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Having bought Nokia, Microsoft now has a foothold in the two major components of modern computing: smartphones and tablets. Nokia <a href="" rel='nofollow'>had been rumored</a> to be working on its own Windows RT-powered tablet, though that device's future is uncertain given Microsoft's own efforts in that segment with its <a href="" rel='nofollow'>Windows RT and Windows 8-powered Surface devices</a>.<br />
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With its devices and services segments now under Microsoft's control, Nokia will look to further develop its mapping platform. An accompanying <a href="" rel='nofollow'>statement</a> from the company laid out its plans going forward, saying that it aims to become the "leading independent location cloud platform company, offering mapping and location services across different screens and operating systems." Nokia will also continue to develop its operations in the network services market, as well as to build LTE networks and work on other advanced technologies such as sensing and material tech. Roughly 32,000 Nokia employees - including 4,700 in Finland and 18,300 directly involved in manufacturing, assembly, and packaging worldwide - will now become Microsoft employees.
pairof9s Sep 3, 2013 07:01 AM
Throwing good money after bad
Wingsy Sep 3, 2013 07:50 AM
I guess this makes it official: No one will be making Windows phones from now on other than Nokia... er... Microsoft.
MacScientist Sep 3, 2013 07:58 AM
Look at it this way. Microsoft had been losing a little money by occasionally propping-up Nokia. Now, it has the opportunity to lose a lot of money. Having now gone into direct competition with its hardware partners for Windows Phone, at least it will not have to worry about increasing revenue from Windows Phone license fees.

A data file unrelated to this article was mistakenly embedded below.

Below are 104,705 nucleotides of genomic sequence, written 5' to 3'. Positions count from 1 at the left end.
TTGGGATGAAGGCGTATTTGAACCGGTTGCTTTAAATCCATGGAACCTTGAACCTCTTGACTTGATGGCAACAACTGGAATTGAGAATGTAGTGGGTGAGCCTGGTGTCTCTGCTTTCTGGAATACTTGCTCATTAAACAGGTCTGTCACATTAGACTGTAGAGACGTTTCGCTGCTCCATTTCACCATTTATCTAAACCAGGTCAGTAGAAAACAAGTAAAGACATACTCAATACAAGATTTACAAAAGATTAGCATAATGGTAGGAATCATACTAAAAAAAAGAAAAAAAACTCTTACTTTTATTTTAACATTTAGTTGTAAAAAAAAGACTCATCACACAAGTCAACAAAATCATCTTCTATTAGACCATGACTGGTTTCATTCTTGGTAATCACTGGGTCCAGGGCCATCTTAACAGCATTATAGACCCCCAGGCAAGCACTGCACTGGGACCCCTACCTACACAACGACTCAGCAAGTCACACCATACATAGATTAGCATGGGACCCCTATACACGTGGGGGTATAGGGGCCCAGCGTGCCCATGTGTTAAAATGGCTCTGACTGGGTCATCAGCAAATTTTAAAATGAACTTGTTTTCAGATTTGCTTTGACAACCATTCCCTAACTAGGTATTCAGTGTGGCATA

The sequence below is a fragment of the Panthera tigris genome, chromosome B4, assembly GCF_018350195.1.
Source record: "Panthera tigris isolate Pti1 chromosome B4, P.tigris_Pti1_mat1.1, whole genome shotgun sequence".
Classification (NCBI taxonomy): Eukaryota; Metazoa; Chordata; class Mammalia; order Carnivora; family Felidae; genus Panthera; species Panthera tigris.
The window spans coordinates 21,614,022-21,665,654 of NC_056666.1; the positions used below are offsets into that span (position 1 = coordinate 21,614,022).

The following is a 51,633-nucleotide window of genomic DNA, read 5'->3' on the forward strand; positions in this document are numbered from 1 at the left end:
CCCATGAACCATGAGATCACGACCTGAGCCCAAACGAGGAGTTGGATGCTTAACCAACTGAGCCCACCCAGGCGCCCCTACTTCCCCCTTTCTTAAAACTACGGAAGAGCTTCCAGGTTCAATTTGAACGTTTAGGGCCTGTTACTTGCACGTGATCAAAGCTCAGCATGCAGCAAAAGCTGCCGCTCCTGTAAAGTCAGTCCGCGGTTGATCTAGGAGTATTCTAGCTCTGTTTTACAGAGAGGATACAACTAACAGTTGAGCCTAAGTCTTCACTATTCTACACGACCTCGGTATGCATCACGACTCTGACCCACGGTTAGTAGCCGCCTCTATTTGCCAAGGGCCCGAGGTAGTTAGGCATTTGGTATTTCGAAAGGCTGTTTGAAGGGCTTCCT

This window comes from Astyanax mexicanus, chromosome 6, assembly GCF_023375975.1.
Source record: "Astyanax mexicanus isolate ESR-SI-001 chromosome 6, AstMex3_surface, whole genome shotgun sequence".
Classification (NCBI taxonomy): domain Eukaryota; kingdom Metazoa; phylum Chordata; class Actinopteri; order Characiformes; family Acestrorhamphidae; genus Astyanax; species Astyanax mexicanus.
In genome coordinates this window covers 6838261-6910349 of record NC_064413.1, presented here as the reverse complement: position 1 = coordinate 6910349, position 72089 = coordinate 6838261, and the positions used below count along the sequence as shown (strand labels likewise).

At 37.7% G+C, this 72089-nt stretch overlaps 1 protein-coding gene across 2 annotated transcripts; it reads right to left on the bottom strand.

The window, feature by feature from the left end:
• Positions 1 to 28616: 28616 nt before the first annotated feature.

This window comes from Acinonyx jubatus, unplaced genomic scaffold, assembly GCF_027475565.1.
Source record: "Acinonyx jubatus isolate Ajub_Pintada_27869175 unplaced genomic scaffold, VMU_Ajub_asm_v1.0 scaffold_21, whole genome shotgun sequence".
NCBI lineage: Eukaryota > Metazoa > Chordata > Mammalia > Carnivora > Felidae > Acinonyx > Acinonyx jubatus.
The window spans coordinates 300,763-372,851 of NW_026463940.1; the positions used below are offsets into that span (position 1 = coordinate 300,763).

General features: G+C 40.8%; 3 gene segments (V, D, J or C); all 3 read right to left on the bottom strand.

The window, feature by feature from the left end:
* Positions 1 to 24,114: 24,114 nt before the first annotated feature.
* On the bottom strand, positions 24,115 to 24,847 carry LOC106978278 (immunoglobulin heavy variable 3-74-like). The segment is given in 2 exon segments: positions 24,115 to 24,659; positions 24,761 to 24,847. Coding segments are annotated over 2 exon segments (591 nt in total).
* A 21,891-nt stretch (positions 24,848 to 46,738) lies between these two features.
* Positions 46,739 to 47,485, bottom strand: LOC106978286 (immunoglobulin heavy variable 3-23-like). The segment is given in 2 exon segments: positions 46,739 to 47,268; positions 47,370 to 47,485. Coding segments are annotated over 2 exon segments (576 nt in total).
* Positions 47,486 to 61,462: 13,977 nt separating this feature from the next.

All in all, this is a very typical Microsoft solution--take a bad situation and turn it into a disaster.
coffeetime Sep 3, 2013 09:04 AM
Prediction: in 2 years, MS will close doown Nokia due to nothing profitable. Or HP / Dell will buy it from MS and then kill it in two months because their products don't sell.
kerryb Sep 3, 2013 09:31 AM
Interested to see how Wall Street reacts to this news.
Mr. Strat Sep 3, 2013 10:24 AM
A bad business decision by a poor executive who's on his way out the door.
abnyc Sep 3, 2013 11:42 AM
100%. Absolutely. A complete waste of $. They should have purchased Blackberry instead. It would have been 1/2 cheaper and you wouldn't have to force feed a non business name like nokia down businesses throats. It's not too late to change course but MS is just too damn dumb to realize that. A reworked BB OS is a better bet for MS and windows folks than this win 8 crapola !!. This is great news !!!
Makosuke Sep 3, 2013 05:11 PM
The fact is they didn't have a choice at this point. Sales were a joke by MS standards, for all practical purposes the only company making Windows Phones was Nokia, and it was only a matter of time before the company died. MS's only choice was to absorb Nokia, keep whatever profits there might be from the currently-meager handset sales for themselves, and hope that they can turn themselves into Apple.

They managed to succeed doing something similar with the XBox, but the difference was that their "competition" back then was Sony, whose corporate hobby remains shooting itself in the foot while insulting its own customers, and Sega, and they had their fat Windows/Office monopoly to feed the beast.

Now they're up against the Google/Samsung/Android juggernaut on one end, and Apple, a company that makes more money selling phones than MS makes off of everything, period, on the other. And both of those are actively assaulting the non-corporate half of MS's core business.

Point being, MS is in a very bad position, but for all its warts they HAD to buy Nokia to have any chance in this fight.
Flying Meat Sep 3, 2013 05:34 PM
A new division will be known as Microkia. ;)
Flying Meat Sep 3, 2013 05:36 PM
A new division will be known as Microkia. ;)
And, uh, everything will be brown.
Spheric Harlot Sep 3, 2013 05:59 PM
Wasn't this the obvious move?

Elop moves from MS to Nokia.

Nokia goes Windows Phone-exclusive. It seemed inevitable back then (not just to Gruber) that MS would buy them eventually.

Nokias sales don't improve, and nobody else makes Windows Phone devices.

Ballmer is fired after having misjudged the mobile market, and after all potential CEO candidates have left the company after quarreling with Balmer.

Microsoft buys Nokia, and brings Elop back into the company.

Suddenly, Microsoft has an in-house mobile hardware division, and a CEO candidate.

Science!? Hardly,